A New Season

29 Sep

“Fordson,” the Muslim Football film made a little splash around the 9/11 anniversary here in New York. It got more attention than the mini terror alert that was reported days before, right on time. Good sign?

Can well practiced sports teams offer a more positive image of the legend of the Fall than the teams that hijacked planes on that day? Can (Muslim) football finally compete with the war on terror as an aspect of American harvest ritual? 

Or, rather, is the real collective ritual simply a staring at a screen, any flickering screen, as at the campfire in the vast primeval night of our ancestors?

Perhaps we American Muslims have enough myths and symbolic enactments and enough distractions. And we are about to enter more deeply into an election year, God help us! But this flickering unconsciousness is a global problem.

I just read in the New York media how the Pakistani media is currently demonizing the USA. And we know how little confidence the USA (and many of our fellow citizens) place in Muslims, Arabs, and Pakistanis. The communication gap is widening. What to do?

The “Peace and Dialogue” mafia will continue in dreamy but persistent efforts to build trust, regardless of policies, as if mutual understanding will lead to agreement on the issues. It is nice and sometimes noble but does not seem to be working and we can and do go round and round. While we’re at it, why not teach every football huddle in America to do Dikhr? Work directly on the spirit and the still point of all the turning…

I hope our hearts can still speak to other hearts. But lack of energy, unbalanced energies, can reduce our natural love of humanity to hunger and resentment. An inner/outer strategy is called for.

Beyond sustaining interfaith dialogue and developing more effective civic engagement, we Muslims would do well to expand our intrafaith conversations; including not only dialogue but also explicit differentiation, since there is no way we can all conform to the same views. Nor should we.

It would be healthy, however, to define down the “Kuffar” concept, which can be so destructive to living in a pluralistic culture. Too many scholars carry heavy and outmoded intellectual baggage and too much of our tradition is obscurely understood. The issue of religious reform should not be relegated to the margins. Progressives and Traditionalists need to talk and listen to each other. We need to clean house if we don’t want to hear a knock at the door at five am.  Should law enforcement be the only approach?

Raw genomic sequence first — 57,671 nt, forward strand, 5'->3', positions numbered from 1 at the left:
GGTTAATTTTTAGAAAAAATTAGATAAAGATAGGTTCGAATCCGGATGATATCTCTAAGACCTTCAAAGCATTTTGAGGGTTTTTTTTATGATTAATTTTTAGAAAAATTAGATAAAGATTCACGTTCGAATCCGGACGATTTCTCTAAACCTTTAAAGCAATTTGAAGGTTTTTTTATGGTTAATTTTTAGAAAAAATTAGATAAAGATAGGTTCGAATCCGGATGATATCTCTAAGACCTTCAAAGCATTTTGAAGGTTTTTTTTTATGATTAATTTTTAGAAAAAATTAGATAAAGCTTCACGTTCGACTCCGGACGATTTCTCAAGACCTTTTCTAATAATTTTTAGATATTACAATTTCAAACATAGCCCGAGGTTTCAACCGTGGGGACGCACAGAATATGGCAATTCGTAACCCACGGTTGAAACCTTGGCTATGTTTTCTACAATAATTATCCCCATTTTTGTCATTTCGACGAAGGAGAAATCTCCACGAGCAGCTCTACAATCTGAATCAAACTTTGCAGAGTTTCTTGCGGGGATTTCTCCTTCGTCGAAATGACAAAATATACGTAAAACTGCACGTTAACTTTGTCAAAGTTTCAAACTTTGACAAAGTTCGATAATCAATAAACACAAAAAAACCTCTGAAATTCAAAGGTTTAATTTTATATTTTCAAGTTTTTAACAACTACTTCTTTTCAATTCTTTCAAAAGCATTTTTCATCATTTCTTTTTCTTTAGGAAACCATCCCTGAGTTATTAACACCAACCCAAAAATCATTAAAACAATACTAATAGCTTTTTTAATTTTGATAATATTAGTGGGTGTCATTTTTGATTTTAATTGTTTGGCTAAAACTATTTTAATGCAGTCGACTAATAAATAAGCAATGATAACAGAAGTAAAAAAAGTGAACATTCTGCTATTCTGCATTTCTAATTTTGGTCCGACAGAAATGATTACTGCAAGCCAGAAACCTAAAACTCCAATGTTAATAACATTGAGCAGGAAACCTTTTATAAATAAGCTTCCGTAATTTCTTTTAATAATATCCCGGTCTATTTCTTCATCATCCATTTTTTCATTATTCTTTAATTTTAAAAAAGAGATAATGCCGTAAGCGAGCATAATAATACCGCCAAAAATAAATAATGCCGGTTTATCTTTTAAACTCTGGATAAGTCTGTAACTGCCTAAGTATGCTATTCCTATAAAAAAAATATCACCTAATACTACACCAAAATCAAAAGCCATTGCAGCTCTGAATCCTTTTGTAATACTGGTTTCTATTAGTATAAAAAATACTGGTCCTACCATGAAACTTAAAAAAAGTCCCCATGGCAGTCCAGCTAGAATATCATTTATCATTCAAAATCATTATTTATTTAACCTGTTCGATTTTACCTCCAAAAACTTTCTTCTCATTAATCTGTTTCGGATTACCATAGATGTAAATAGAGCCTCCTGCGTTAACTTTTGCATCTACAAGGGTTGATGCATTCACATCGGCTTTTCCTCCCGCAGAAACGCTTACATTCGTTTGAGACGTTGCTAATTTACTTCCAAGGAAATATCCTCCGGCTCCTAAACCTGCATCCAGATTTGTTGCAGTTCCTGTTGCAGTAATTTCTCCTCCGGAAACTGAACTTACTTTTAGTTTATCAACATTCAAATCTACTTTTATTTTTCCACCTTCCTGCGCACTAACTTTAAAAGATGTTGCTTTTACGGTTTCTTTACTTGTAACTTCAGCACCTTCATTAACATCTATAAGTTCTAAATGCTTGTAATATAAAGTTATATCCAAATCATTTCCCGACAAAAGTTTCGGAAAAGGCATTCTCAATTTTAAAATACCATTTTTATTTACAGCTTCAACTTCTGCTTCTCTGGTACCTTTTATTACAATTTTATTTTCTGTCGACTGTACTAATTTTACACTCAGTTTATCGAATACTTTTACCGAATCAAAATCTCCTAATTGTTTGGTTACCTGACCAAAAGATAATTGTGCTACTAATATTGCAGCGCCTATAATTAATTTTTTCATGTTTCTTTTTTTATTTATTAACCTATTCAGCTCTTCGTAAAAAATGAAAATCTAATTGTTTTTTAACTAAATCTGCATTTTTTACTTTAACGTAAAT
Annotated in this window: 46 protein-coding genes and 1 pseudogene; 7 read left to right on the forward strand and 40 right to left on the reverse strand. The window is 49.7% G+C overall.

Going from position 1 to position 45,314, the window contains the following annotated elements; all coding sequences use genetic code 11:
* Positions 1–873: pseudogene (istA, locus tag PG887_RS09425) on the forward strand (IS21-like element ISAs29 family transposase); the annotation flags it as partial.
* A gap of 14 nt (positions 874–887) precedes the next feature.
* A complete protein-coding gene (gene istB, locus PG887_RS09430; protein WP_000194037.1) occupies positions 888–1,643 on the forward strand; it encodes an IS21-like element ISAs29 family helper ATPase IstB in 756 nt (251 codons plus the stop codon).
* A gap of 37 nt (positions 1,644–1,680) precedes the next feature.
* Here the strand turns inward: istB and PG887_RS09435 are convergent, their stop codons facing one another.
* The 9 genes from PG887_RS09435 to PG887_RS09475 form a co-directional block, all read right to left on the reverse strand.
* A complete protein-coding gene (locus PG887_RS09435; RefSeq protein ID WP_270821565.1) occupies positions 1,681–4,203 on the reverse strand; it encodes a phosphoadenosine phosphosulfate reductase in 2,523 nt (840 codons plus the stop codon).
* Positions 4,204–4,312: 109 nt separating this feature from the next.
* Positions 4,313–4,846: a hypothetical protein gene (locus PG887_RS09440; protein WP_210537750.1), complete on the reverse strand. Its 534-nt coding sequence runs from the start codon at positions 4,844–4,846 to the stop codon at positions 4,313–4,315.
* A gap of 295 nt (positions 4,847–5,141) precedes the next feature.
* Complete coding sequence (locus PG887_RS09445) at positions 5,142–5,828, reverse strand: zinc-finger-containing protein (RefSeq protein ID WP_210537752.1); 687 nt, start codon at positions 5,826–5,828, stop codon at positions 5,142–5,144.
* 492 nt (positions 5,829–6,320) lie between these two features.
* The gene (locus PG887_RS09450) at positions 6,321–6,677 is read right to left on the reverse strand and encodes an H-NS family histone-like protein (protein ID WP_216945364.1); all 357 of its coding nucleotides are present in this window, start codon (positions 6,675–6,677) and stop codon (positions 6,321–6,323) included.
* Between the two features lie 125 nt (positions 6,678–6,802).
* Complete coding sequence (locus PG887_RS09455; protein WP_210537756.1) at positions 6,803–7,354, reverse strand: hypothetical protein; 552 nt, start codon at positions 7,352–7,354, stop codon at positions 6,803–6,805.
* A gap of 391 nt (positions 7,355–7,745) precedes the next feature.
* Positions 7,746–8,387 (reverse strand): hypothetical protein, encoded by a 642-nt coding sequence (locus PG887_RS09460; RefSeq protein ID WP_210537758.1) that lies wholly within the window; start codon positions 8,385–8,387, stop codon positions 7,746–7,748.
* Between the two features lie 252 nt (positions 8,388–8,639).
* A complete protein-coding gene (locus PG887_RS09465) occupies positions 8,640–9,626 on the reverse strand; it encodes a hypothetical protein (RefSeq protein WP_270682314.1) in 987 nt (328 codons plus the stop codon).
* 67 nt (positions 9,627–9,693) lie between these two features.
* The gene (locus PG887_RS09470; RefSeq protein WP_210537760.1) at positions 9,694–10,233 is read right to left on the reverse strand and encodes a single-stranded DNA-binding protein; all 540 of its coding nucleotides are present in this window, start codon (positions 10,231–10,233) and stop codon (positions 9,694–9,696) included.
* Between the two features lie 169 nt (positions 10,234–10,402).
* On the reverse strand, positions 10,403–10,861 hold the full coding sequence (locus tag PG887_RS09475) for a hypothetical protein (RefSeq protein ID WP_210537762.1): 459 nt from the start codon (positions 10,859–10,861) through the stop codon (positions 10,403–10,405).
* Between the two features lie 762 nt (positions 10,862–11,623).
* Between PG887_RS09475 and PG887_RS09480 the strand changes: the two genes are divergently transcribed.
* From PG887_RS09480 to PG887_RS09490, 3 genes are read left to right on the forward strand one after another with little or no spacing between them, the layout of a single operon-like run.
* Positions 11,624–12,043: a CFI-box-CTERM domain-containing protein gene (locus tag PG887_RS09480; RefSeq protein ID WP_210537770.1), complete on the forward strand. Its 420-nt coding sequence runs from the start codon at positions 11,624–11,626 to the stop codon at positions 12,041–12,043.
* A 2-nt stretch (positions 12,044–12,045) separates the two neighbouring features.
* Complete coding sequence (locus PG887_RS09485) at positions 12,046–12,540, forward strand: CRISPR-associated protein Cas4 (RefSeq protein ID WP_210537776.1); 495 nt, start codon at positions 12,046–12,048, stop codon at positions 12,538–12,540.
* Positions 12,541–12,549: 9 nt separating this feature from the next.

And beyond media-friendly dramatic prophesy and narrative arc, we as Muslims need to develop more nuanced thinking as well as more centralized and accessible centers of public conversation. Our populations are unfortunately used to their conspiracy theories and politics of blame. And we have had prophets, both true and false, in high places and low. The prophets will always be run out of town after their 15 minutes of fame, regardless of their worth. Instead, we now need teachers of nuanced thinking, good examples who might teach us how to transform ideals into specific action steps to create a more just and humane society. We also need to create stronger institutions, but not to build bureaucracies.

And the words of our Prophet, peace be upon him, should be distinguished from all the commentary. What is the spirit and logic of his life and service? What are the deepest meanings of the Revelation?

Though our laws are based on the US constitution let us all oppose the virulent and absurd attacks on Sharia in this country. I recently signed a statement by Muslim leaders and activists that affirms the value and importance of Sharia. That said, I would most likely disagree with many of the other signers in my interpretation of these laws. But I stand with them.

I am not an “Originalist” regarding the Constitution nor am I regarding the deen. Harsh punishments must make way for efforts to educate and guide the spirit. There should be no compulsion in religion—that really diminishes its spiritual value.

But Unity is elusive indeed. The tendency is for almost every Muslim leader to create a locus of power around him or herself as if we are all competing warlords fighting over some mountain valleys, not serving a vast and disaffected minority population in the richest country in the world.  We have many little leadership circles of that huddle in the field but don’t play as a team. However the opposing team is well organized and we know who they are. The ball is in our hands!

The reader is most likely part of the problem. So am I. We might blame the internet, and handheld devices, for helping to distract us on the field. More and more information may stimulate the brain but is not freeing our minds. But the minutes are ticking away. God is everywhere but our actions also matter. Now.

The season turns and I look up to see leaves like cornflakes brown and dry against the milky bowl of sky. It’s time to wake up. Time to stop debating possible plays and get in the game—and God willing throw that “Hamduillah” pass up and over and across.


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